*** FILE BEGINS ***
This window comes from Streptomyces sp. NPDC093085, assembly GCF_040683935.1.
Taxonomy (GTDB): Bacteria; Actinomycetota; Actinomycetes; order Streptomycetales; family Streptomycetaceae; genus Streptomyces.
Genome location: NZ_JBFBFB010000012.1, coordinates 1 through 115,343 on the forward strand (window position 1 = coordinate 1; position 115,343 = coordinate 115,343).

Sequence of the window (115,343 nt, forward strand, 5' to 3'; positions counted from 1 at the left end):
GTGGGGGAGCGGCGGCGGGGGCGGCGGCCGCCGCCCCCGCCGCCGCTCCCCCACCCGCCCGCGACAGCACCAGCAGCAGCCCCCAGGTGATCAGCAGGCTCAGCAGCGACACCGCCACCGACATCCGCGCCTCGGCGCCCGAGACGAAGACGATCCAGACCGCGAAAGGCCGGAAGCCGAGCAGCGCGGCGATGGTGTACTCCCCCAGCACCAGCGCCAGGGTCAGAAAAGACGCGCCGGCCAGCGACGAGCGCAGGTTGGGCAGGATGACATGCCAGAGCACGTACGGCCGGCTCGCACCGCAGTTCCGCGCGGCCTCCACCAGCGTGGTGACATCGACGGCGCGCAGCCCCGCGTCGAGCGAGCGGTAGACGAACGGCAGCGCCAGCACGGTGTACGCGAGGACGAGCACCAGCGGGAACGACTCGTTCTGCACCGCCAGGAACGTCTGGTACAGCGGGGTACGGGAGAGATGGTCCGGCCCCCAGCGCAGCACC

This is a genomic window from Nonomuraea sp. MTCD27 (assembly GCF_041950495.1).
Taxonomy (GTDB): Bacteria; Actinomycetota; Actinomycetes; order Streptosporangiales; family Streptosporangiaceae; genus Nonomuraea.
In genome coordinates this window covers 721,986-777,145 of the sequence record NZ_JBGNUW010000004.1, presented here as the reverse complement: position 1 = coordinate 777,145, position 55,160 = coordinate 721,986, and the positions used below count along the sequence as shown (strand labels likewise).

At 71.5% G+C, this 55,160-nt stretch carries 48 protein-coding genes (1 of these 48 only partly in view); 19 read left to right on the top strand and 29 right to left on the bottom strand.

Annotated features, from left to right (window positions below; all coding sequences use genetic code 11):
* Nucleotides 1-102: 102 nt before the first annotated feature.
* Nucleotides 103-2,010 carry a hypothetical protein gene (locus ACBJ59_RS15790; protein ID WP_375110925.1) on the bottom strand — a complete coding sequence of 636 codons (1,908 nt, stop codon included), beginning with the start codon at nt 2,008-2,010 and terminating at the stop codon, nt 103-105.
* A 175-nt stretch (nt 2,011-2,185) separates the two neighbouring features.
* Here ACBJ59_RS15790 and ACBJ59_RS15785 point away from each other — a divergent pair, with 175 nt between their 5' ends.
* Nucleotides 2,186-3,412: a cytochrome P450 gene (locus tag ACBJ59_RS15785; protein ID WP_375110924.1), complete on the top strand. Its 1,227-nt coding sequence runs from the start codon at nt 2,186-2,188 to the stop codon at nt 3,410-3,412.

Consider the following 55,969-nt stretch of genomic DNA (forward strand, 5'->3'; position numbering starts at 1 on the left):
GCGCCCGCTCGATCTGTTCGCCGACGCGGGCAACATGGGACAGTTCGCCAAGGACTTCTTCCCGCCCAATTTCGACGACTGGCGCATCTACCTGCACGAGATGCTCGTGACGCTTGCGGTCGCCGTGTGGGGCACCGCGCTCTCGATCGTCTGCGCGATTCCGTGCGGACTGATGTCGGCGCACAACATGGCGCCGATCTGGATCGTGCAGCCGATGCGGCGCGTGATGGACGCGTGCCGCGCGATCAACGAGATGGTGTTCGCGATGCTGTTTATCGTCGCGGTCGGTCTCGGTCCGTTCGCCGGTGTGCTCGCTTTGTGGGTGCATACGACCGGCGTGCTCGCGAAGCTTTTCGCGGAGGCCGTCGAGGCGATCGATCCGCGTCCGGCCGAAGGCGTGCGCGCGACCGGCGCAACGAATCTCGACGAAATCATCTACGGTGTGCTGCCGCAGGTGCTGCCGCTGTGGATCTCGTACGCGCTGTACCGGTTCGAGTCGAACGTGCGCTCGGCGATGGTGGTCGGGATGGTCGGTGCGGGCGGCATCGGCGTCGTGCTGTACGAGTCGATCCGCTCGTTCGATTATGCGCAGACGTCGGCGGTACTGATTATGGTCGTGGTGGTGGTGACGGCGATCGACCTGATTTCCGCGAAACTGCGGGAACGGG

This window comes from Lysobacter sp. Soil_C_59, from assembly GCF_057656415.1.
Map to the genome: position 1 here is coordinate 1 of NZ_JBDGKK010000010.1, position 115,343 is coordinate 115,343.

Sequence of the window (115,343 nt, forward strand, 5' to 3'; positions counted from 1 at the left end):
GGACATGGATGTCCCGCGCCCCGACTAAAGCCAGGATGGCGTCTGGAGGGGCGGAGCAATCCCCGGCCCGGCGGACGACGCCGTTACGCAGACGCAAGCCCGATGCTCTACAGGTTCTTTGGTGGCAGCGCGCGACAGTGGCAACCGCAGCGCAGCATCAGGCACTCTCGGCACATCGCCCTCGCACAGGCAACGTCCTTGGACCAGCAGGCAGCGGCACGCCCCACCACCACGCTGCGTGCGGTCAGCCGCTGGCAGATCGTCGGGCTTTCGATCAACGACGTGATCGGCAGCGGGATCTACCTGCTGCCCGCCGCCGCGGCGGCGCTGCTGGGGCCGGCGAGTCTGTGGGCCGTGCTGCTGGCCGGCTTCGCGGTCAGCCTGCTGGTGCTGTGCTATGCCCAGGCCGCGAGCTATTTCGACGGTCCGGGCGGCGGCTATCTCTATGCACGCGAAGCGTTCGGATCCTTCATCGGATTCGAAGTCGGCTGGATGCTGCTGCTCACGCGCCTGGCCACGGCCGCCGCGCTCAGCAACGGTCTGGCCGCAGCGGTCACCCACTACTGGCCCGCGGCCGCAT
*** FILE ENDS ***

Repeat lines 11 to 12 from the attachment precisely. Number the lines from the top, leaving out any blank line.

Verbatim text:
* Nucleotides 1-102: 102 nt before the first annotated feature.
* Nucleotides 103-2,010 carry a hypothetical protein gene (locus ACBJ59_RS15790; protein ID WP_375110925.1) on the bottom strand — a complete coding sequence of 636 codons (1,908 nt, stop codon included), beginning with the start codon at nt 2,008-2,010 and terminating at the stop codon, nt 103-105.